Loading…
Tuesday, September 16, 2014
Current Weather
Loading Current Weather....
HomeA&ECulture
Published: Thursday, 3/27/2014 - Updated: 5 months ago

41 become citizens at Central Catholic ceremony

900 from school add to audience of 200 for service

BY FEDERICO MARTINEZ
BLADE STAFF WRITER
Arlene Selario Gay raises her arms in jubilation after becoming a U.S. citizen during a naturalization ceremony at Central Catholic High School presided over Wednesday by Judge Jack Zouhary. Arlene Selario Gay raises her arms in jubilation after becoming a U.S. citizen during a naturalization ceremony at Central Catholic High School presided over Wednesday by Judge Jack Zouhary.
THE BLADE/AMY E. VOIGT Enlarge | Buy This Photo

Manuel Mendoza Rodriguez of Fremont has possessed a green card that allows him to live legally in the United States for 38 years.

But as Mr. Rodriguez, now in his 60s, watched battles over immigration reform intensify, his desire to establish citizenship grew.

“I was scared that I might lose it [his green card] because some people don’t want us here,” Mr. Rodriguez said. “I wanted to become a United States citizen because I have grandchildren now. I want to make sure I will always be here for them.”

PHOTO GALLERY: Click here to view more photos of the ceremony.

On Wednesday, Mr. Rodriguez was among 41 new citizens naturalized during a ceremony in the Central Catholic High School gymnasium before almost 900 students and school officials.

An additional 200 people, mostly the new citizens’ relatives and friends, looked on.

The students showered the new citizens with thunderous applause, song and musical performances, and even a brief version of The Wave around the gym.

Their energy rubbed off on the new citizens, who ran excitedly through aisles waving small American flags after their names were called to approach the stage, where U.S. District Court Judge Jack Zouhary waited to congratulate and present them with their official documents.

Jorge Mario Upegui Betancur of Colombia was so excited he turned to the students, grabbed his own suit coat lapels and began performing an animated victory dance resembling that of a professional wrestler. After his dance, he pumped his fists in the air, turning to perform before each section of the gym as students roared.

Luis Fernando Villafuerte Reyna, 23, of Cincinnati said it was difficult when he first came to America. Born in Mexico City, Mr. Villafuerte was 6 when his mother married an American and moved to Ohio.

Aashna Lalla, 3, watches as her father, Anish Lalla, originally from India, becomes a U.S. citizen. Aashna Lalla, 3, watches as her father, Anish Lalla, originally from India, becomes a U.S. citizen.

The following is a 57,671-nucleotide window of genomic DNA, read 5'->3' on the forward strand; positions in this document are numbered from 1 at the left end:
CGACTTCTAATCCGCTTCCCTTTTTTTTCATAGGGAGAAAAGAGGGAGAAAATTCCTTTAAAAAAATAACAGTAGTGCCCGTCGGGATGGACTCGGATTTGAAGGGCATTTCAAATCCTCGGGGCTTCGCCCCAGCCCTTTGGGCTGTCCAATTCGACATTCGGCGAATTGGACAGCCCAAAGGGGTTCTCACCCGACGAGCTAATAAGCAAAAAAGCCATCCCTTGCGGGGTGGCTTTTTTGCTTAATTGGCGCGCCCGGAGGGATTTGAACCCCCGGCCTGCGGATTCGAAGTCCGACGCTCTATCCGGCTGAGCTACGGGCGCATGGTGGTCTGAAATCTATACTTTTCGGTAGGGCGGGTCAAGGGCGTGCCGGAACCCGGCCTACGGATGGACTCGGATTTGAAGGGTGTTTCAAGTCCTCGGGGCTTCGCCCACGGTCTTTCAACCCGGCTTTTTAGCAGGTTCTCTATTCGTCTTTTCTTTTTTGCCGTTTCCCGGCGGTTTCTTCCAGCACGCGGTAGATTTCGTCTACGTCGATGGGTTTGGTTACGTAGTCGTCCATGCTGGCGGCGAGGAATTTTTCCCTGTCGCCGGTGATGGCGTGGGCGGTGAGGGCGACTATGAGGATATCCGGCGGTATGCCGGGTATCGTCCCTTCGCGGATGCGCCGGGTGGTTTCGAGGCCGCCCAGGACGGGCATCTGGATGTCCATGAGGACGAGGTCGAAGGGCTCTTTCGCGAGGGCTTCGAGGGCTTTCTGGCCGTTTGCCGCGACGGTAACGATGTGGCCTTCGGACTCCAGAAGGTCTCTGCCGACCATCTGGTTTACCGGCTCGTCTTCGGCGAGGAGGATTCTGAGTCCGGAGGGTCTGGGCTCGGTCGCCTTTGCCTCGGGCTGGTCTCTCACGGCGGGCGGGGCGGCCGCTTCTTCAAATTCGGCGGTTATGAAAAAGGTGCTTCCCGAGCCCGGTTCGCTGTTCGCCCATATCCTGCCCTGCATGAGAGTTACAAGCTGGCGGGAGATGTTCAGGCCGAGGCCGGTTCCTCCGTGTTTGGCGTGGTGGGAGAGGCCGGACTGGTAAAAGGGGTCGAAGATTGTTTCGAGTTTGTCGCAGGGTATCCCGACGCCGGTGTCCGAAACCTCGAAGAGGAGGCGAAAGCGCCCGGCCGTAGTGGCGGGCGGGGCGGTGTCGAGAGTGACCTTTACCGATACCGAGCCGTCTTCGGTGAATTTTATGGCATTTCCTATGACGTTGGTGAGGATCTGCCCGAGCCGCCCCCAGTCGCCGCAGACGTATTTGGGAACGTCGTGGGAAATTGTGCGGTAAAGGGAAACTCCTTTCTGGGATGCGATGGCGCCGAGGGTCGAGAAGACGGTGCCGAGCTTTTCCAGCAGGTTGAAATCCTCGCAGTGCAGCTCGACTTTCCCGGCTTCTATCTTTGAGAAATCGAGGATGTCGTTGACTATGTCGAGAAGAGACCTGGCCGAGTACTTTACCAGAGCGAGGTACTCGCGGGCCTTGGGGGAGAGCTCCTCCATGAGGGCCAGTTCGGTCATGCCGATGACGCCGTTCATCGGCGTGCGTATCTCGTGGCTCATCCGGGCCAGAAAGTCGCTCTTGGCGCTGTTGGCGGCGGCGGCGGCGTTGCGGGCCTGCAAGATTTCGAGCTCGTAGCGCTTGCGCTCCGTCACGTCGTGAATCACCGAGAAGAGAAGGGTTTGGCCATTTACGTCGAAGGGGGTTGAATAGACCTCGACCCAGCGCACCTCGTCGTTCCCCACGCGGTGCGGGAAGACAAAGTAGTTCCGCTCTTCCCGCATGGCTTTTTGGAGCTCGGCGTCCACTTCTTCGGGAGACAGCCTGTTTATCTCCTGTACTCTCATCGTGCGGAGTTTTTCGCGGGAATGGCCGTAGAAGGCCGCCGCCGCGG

Enlarge

Mr. Reyna said part of the immigration problem is Mexico’s rampant corruption: Obtaining documents can require bribes, and that still doesn’t guarantee approval of a United States entry visa, he said.

“It’s very difficult and expensive to come here, and then they deny it,” he said. “That’s why people do it the wrong way.”

Giezi Hernandez Izaguirre, 28, whose family is originally from Mexico’s Linares, Nuevo Leon, agreed, saying his family didn’t have enough money to apply for a visa when they came to America 18 years ago.

The family of five shoved as many clothes as they could into one small suitcase and left all other possessions and their home behind. Mexican border agents said the family couldn’t afford a visa, but sold them a three-day pass, Mr. Izaguirre said.

The family gave the border agents their money and never returned.

Mr. Hernandez, who lives in Fulton County’s Pettisville, said his biggest disappointment was that his parents didn’t attend the ceremony Wednesday — the elder Hernandezes are not living in the country legally.

“They brought us here because we were struggling economically in Mexico,” he said. “My mother worked for an American car factory and my dad drove a school bus and played in a Christian band. But we couldn’t get ahead. They sacrificed their lives for us.”

The new Americans and their native countries are:

Argentina: Daiana Soledad Reinhart

Bangladesh: Bhuiyan Monwar Alam, Sharmin Sultana

Canada: Marjorie Anne Craig, William Peter Craig, Alexandra Mary Jessie House

Colombia: Jorge Mario Upegui Betancur, Maria Victoria Caro

Ecuador: Maria Belen Davenport

Egypt: Wasim Selwanes

France: Tammam Abdul Aziz

India: Vinay Kumar Gudena, Anish Lalla, Lakshmi Chaitanya Namballa, Dhara Dharmendra Patel, Jalpa Jignesh Patel, Sudershan Pasupuleti, Susheelabai Ragothama Srinivasa, Sushil Prasen Sudershan, Paresh Vimalkumar Suthar

Iran: Marzieh Aarabi

Italy: Antonino Scontrino

Jamaica: TerryAnn Cameal Good-ridge

Laos: Sengmany Seng Cheuanjith

Lebanon: Said Izzat Rahal, Ahmad Kamel Saleh, Wasim Ibrahim Saleh

Mexico: Giezi Hernandez Izaguirre, Luis Fernando Villafuerte Reyna, Manuel Mendoza Rodriguez, Luisa Nayeli Vazquez.

Nigeria: Olanrewaju Bolupe Balogun, Imhoitsemeh Nurat Dako, Tomori OLaniran

Philippines: Arlene Selario Gay, Dimag Seb Aten Helms

Romania: Mircea Handru

Russia: Daria Aleksandrovna Pant-sevich

Venezuela: Maria Cristina Arria, Raul Jose Morello

Vietnam: Henry Nguyen

Contact Federico Martinez at: fmartinez@theblade.com or 419-724-6154.



Guidelines: Please keep your comments smart and civil. Don't attack other readers personally, and keep your language decent. If a comment violates these standards or our privacy statement or visitor's agreement, click the "X" in the upper right corner of the comment box to report abuse. To post comments, you must be a Facebook member. To find out more, please visit the FAQ.

Related stories